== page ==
Havergal Brian’s The Cenci and Berthold Goldschmidt’s
_Beatrice Cenci _ Part 1 : Introduction, Sources for the libretti - William Newman
Percy Bysshe Shelley’s drama The Cenci, although rarely performed on the stage, has inspired numerous musical settings including at least five operas. Surprisingly, two of these settings were written by British composers within three years of one another, yet there appears to be no evidence that either of the composers concerned knew of the other work’s existence.
The two composers concerned, Havergal Brian (1876-1972) and Berthold Goldschmidt (1903-1995), would, at first sight, appear to have a great deal in common. Both achieved early recognition and seemed likely to gain increasing acclaim, only to be virtually ignored in their middle years. Both suffered the loss or destruction of a large number of significant works, particularly from their early years. Neither showed overt bitterness at the music establishment’s uninterest in their considerable abilities. Both were men of considerable learning whose linguistic abilities enabled them to write operas in English and German. Both were rediscovered in their old age and wrote some of their finest music in a second flowering of their talents after their 80th birthdays. Both also used diatonic musical languages which failed to gain critical favour in the post-Second World War Period, though neither could be called a conservative in taste or style. Robert Simpson campaigned vigorously on behalf of both composers when the music establishment, by and large, ignored them. And both wrote operas derived directly from Shelley’s The Cenci.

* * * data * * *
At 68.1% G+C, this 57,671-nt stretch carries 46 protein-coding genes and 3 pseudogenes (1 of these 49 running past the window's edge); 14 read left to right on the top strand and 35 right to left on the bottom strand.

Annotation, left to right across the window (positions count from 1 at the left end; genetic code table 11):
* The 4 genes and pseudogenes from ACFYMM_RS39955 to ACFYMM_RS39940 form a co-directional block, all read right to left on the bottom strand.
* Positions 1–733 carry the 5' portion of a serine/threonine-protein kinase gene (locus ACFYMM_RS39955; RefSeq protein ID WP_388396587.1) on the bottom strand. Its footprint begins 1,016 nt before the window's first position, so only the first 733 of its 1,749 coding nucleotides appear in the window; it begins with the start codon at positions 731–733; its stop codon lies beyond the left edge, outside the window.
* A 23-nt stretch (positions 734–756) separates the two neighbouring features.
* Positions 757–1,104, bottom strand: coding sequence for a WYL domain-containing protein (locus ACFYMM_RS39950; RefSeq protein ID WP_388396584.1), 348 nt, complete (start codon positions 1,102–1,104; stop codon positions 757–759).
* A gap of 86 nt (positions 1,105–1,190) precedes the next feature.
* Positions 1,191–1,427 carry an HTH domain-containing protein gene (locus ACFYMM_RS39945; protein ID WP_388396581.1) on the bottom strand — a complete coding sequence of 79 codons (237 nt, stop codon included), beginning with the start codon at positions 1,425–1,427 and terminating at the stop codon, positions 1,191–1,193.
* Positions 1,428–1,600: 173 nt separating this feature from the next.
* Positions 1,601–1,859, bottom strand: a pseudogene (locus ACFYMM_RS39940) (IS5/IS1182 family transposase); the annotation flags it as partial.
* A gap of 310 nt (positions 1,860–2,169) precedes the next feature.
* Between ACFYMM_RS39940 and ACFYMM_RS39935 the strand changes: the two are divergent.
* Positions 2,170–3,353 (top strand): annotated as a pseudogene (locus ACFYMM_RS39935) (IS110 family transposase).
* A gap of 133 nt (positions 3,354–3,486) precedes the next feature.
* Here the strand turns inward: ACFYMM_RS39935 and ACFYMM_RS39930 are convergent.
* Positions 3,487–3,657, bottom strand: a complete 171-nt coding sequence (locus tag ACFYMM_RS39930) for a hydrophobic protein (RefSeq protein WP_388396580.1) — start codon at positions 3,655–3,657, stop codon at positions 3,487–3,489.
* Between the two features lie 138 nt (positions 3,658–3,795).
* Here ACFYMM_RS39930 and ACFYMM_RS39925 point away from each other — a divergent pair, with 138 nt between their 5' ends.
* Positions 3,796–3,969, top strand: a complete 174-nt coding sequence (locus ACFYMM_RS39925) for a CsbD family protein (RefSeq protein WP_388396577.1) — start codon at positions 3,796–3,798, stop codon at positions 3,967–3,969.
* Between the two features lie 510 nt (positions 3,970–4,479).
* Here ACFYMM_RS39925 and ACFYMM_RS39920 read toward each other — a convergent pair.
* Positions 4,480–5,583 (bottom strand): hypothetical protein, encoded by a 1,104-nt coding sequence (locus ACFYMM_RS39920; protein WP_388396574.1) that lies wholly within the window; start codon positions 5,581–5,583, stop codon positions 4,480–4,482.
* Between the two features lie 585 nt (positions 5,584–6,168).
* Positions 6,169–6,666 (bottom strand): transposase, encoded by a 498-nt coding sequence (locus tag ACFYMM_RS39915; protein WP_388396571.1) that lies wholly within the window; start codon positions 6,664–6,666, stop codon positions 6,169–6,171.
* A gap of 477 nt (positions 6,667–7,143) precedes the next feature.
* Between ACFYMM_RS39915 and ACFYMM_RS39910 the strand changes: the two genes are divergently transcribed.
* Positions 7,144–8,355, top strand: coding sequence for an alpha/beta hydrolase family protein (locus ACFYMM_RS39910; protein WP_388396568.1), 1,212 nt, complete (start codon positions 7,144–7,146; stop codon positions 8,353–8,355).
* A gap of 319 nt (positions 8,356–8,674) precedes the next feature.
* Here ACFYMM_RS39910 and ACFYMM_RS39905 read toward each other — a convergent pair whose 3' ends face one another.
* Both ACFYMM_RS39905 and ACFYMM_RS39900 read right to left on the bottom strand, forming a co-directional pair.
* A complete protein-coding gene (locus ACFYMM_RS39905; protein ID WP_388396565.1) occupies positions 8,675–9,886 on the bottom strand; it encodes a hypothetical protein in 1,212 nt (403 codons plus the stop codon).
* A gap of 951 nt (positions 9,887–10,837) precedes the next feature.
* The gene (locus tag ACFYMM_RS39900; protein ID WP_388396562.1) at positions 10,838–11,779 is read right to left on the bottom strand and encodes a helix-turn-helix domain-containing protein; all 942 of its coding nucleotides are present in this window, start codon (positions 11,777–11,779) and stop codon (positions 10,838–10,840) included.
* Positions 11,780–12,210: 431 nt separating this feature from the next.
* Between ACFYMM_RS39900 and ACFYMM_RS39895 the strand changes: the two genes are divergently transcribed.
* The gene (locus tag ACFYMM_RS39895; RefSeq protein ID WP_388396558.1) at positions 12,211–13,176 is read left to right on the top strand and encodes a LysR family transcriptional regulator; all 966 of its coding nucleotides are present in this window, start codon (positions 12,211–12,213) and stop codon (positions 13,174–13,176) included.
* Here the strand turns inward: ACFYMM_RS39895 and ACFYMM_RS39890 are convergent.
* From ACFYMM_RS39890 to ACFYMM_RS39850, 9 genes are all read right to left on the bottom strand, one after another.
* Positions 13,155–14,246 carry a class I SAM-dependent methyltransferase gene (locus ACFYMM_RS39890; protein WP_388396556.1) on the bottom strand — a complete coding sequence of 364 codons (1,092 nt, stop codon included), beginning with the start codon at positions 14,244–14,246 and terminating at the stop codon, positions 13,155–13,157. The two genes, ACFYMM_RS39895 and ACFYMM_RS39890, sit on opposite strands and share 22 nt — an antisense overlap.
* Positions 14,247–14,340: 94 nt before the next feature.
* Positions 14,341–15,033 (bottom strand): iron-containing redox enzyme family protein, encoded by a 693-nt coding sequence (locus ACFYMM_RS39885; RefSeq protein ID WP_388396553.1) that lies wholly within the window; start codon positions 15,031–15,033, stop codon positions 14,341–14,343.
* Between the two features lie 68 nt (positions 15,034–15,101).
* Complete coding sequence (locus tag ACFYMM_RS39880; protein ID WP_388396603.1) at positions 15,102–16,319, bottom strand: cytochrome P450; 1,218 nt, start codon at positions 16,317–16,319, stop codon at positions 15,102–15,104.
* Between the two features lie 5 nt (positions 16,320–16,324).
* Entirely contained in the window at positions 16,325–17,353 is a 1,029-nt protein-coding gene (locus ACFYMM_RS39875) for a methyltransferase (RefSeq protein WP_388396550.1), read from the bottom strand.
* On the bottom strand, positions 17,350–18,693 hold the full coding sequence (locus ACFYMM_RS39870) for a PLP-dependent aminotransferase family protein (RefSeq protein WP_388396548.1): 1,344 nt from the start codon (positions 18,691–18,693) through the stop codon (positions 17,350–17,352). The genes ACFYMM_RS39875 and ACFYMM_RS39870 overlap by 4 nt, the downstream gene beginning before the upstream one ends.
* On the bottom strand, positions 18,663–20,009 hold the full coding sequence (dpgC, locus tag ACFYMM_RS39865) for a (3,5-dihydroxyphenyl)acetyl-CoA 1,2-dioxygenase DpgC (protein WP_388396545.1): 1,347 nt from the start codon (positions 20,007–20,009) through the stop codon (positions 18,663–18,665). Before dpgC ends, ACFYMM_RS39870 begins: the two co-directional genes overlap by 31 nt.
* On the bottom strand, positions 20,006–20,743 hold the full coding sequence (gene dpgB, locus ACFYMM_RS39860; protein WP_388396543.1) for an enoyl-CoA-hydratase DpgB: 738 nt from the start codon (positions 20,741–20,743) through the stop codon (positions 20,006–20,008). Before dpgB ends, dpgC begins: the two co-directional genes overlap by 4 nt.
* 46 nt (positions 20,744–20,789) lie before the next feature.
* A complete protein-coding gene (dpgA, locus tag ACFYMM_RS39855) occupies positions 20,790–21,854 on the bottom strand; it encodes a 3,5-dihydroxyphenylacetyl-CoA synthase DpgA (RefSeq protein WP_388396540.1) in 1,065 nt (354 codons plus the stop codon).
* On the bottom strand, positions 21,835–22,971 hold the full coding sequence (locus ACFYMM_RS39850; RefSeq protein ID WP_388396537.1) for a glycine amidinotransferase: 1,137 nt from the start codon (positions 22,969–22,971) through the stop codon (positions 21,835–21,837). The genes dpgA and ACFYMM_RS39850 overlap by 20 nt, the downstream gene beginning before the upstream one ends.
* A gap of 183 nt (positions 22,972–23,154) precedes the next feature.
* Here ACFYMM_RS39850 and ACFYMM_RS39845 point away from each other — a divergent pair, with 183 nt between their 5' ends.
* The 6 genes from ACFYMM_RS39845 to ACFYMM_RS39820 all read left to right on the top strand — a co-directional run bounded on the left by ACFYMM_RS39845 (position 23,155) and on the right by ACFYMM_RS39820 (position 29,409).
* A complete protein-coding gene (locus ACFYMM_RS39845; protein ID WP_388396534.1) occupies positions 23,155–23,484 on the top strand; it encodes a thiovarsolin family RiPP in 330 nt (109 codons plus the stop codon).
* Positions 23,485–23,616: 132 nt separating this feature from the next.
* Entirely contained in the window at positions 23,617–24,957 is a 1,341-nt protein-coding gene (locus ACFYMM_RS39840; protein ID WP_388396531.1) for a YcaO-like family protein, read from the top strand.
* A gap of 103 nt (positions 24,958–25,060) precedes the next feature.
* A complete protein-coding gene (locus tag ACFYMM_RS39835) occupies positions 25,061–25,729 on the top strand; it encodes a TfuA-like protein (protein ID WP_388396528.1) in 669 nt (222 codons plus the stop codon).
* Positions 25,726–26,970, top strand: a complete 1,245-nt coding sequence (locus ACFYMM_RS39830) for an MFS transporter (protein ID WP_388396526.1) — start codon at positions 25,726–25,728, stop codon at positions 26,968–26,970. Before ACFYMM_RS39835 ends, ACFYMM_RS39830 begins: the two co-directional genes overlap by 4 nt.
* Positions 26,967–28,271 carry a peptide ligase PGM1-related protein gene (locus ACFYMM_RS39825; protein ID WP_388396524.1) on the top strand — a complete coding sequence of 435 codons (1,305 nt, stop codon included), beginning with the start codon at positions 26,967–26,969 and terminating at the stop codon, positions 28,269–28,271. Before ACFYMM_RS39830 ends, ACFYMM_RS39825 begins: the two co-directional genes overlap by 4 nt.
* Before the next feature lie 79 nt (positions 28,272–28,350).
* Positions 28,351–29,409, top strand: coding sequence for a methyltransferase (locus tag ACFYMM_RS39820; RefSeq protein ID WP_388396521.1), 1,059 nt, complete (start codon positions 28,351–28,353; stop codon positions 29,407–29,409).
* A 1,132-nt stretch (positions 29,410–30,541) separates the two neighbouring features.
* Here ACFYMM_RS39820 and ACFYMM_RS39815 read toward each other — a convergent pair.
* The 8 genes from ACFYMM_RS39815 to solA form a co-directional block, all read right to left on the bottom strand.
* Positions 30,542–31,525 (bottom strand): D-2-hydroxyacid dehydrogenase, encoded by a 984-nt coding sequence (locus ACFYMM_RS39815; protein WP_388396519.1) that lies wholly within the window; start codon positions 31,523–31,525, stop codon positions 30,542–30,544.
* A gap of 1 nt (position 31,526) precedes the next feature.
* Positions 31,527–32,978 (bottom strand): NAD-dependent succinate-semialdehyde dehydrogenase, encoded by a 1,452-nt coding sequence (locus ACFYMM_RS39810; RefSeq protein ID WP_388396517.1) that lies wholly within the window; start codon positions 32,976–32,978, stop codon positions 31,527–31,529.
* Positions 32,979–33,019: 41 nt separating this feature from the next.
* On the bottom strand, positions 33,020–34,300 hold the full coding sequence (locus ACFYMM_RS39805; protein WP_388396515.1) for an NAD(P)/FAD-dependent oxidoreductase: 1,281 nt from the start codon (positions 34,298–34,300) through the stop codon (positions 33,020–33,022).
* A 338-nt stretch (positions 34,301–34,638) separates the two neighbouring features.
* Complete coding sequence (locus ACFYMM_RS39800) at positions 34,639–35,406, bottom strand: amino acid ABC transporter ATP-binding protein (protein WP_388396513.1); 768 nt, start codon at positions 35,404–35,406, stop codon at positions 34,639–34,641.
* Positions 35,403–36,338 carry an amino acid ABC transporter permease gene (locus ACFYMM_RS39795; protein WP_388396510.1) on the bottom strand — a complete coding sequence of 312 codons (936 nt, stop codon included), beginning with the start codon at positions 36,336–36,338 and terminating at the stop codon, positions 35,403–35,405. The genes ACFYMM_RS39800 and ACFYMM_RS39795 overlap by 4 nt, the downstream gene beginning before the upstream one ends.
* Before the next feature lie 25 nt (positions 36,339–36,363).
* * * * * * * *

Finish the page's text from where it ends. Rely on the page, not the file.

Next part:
These apparent similarities, however, are largely superficial and mask very different social backgrounds, musical training, approaches to musical composition and the means by which such compositions are realised. Although their non-musical similarities and differences may have little direct relevance to these composers’ musical end-products, nonetheless, knowledge of their extraordinary backgrounds and lives does assist in gaining entry into their musical and philosophical worlds, which are by no means straight-forward, particularly in the case of Brian.
Berthold Goldschmidt was born into a prosperous Jewish family in Hamburg and enjoyed a full and rigorous musical education, studying under Werner Wolff (a friend of Busoni) and, later, under Franz Schreker 1. He attended the Oberrealschule St Georg as a child where he rapidly gained fluency in English and French 2. Havergal Brian, on the other hand, came from a working class family in The Potteries and left school at the age of 12. He was virtually self-taught in music and he gained his wide knowledge of literature and philosophy from private study. His enthusiasm for Goethe, in particular, led him to study German, in which he became proficient.